Low-Temperature District Heating Implementation Guidebook

The guidebook contains aggregated information about the main economic drivers for low-temperature district heating. It shows how to obtain lower temperatures in heating systems inside existing and new buildings, as well as in existing and new heat distribution networks.

20 Sep 2021

This guidebook was written between 2018 and 2021 by seventeen authors that used approximately 15 000 hours of work within the IEA DHC TS2 annex. The content is based on more than 250 literature references and 165 inspiration initiatives to obtain lower temperatures in buildings and heat distribution networks. The author group wrote 40 internal documents about early implementations of low-temperature district heating. Fifteen of these early implementations are presented in this guidebook.

The guidebook contains aggregated information about the main economic drivers for low-temperature district heating. It shows how to obtain lower temperatures in heating systems inside existing and new buildings, as well as in existing and new heat distribution networks. An applied study of a campus system in Darmstadt shows the possibility of reducing temperatures in an existing heat distribution network with rather high temperatures. The competitiveness of low-temperature district heating is explored by analysing business models and heat distribution costs. Early adopters of low-temperature district heating are presented by examples and by identified transition strategies. Five groups of network configurations with fourteen variants are presented to be used for low-temperature district heating. Finally, all 165 identified inspiration initiatives and all 137 locations mentioned are listed.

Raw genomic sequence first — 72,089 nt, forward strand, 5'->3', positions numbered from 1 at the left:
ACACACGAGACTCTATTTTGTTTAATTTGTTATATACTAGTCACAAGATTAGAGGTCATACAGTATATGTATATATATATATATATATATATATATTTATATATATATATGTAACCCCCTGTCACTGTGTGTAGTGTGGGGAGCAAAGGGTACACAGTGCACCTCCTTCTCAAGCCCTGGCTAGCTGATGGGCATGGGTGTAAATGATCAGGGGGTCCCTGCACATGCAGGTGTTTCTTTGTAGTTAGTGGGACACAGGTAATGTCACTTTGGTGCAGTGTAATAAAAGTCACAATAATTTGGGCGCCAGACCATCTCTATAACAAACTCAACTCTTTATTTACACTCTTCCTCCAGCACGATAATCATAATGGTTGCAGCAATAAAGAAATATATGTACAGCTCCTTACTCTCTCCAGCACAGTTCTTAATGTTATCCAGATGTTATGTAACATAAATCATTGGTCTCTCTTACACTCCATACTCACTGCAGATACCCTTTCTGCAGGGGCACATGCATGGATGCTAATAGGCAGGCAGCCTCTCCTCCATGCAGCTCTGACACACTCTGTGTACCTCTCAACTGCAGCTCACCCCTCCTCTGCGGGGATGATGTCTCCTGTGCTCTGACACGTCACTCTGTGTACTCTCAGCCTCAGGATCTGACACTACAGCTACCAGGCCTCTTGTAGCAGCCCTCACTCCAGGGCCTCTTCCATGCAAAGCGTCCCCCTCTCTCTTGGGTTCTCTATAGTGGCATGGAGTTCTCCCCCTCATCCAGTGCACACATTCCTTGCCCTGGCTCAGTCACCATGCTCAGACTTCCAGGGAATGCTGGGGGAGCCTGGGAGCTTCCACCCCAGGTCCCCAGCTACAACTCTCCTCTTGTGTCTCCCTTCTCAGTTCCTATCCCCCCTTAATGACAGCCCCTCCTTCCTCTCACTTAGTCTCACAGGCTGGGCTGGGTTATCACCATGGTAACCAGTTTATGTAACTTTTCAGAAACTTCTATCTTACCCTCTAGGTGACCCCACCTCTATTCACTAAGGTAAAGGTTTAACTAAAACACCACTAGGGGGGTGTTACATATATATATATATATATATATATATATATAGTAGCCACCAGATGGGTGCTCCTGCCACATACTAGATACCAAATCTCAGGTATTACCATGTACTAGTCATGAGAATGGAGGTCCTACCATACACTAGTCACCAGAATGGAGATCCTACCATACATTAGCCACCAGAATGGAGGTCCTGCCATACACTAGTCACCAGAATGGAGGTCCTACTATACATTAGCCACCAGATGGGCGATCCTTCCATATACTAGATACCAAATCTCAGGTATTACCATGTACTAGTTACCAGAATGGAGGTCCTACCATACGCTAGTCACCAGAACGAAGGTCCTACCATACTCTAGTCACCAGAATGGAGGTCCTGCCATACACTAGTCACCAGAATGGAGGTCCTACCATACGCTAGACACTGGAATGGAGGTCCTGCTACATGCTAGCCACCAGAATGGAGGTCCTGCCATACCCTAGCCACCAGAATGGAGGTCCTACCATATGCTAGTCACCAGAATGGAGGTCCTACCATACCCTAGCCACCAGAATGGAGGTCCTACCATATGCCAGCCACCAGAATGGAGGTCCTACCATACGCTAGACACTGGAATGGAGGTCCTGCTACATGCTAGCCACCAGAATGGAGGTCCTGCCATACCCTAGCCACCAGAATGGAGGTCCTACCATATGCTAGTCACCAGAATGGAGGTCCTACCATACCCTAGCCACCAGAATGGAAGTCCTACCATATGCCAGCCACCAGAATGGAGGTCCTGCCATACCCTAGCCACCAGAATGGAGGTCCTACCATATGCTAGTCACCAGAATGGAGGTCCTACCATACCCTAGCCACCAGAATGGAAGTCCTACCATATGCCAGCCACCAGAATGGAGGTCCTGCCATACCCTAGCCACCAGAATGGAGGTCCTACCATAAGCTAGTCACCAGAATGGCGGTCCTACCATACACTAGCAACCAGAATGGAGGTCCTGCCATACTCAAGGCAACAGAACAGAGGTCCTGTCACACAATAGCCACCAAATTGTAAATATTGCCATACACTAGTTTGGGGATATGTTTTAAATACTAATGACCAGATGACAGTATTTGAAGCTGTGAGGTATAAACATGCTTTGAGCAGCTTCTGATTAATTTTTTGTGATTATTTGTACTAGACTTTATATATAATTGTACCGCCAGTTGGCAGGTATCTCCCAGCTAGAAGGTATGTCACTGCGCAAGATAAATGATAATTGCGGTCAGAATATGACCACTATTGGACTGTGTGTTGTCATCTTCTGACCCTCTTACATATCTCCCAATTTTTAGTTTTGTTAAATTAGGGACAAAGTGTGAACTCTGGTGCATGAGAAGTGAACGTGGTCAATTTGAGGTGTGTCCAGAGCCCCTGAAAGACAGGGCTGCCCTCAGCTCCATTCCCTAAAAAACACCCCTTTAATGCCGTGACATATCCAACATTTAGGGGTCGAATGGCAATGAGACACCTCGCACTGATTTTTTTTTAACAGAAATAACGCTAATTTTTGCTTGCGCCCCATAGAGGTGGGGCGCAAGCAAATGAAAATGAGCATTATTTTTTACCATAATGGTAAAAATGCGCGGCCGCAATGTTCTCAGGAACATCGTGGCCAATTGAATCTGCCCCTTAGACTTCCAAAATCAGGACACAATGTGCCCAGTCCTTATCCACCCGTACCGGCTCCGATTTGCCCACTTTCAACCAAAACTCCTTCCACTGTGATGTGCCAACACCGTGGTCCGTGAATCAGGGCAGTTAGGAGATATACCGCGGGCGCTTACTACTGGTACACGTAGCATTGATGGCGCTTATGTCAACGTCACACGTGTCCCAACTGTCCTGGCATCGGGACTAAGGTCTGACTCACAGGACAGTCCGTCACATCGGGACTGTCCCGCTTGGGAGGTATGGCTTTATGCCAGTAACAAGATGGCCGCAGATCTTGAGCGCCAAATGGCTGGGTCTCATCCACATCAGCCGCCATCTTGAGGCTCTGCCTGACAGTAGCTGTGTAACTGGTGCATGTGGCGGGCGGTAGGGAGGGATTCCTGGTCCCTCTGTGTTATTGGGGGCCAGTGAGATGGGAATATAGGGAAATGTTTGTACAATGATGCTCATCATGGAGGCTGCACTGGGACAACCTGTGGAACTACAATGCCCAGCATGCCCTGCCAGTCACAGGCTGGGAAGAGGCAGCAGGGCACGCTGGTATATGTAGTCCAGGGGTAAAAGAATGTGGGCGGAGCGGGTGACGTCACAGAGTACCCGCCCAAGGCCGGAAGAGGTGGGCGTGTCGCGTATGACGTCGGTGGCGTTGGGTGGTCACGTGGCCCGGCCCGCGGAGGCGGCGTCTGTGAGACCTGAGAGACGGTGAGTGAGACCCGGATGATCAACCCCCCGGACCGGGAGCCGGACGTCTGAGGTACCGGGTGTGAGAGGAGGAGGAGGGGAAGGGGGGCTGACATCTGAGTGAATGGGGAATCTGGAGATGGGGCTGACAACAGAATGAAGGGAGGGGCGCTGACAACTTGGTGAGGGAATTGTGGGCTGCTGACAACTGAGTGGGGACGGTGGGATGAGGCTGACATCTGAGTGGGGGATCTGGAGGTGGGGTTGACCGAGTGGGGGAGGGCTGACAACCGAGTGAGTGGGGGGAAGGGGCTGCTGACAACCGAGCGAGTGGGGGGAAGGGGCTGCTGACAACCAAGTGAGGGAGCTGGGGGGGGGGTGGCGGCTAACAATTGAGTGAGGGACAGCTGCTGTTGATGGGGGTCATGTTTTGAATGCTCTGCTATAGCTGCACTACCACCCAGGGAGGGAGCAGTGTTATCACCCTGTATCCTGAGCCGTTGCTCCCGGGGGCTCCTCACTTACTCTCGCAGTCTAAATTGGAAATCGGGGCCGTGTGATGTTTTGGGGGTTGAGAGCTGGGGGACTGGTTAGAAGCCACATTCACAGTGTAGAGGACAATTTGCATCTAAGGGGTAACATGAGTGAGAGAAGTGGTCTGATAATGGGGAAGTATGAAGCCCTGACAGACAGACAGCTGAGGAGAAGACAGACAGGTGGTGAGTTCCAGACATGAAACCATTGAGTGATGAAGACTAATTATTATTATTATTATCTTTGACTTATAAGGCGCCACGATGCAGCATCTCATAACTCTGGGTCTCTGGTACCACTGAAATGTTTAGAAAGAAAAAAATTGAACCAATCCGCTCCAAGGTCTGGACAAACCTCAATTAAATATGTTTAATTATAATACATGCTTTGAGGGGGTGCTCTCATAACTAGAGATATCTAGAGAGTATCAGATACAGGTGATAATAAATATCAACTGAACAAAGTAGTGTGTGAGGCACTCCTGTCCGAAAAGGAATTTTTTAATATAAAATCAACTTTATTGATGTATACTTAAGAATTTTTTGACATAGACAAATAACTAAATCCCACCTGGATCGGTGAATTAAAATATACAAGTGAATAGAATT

Authors: Helge Averfalk, Theofanis Benakopoulos, Isabelle Best, Frank Dammel, Christian Engel, Roman Geyer, Oddgeir Gudmundsson, Kristina Lygnerud, Natasa Nord, Johannes Oltmanns, Karl Ponweiser, Dietrich Schmidt, Harald Schrammel, Dorte Skaarup Østergaard, Svend Svendsen, Michele Tunzi, Sven Werner; Edited by Kristina Lygnerud and Sven Werner (IEA DHC Annex TS2)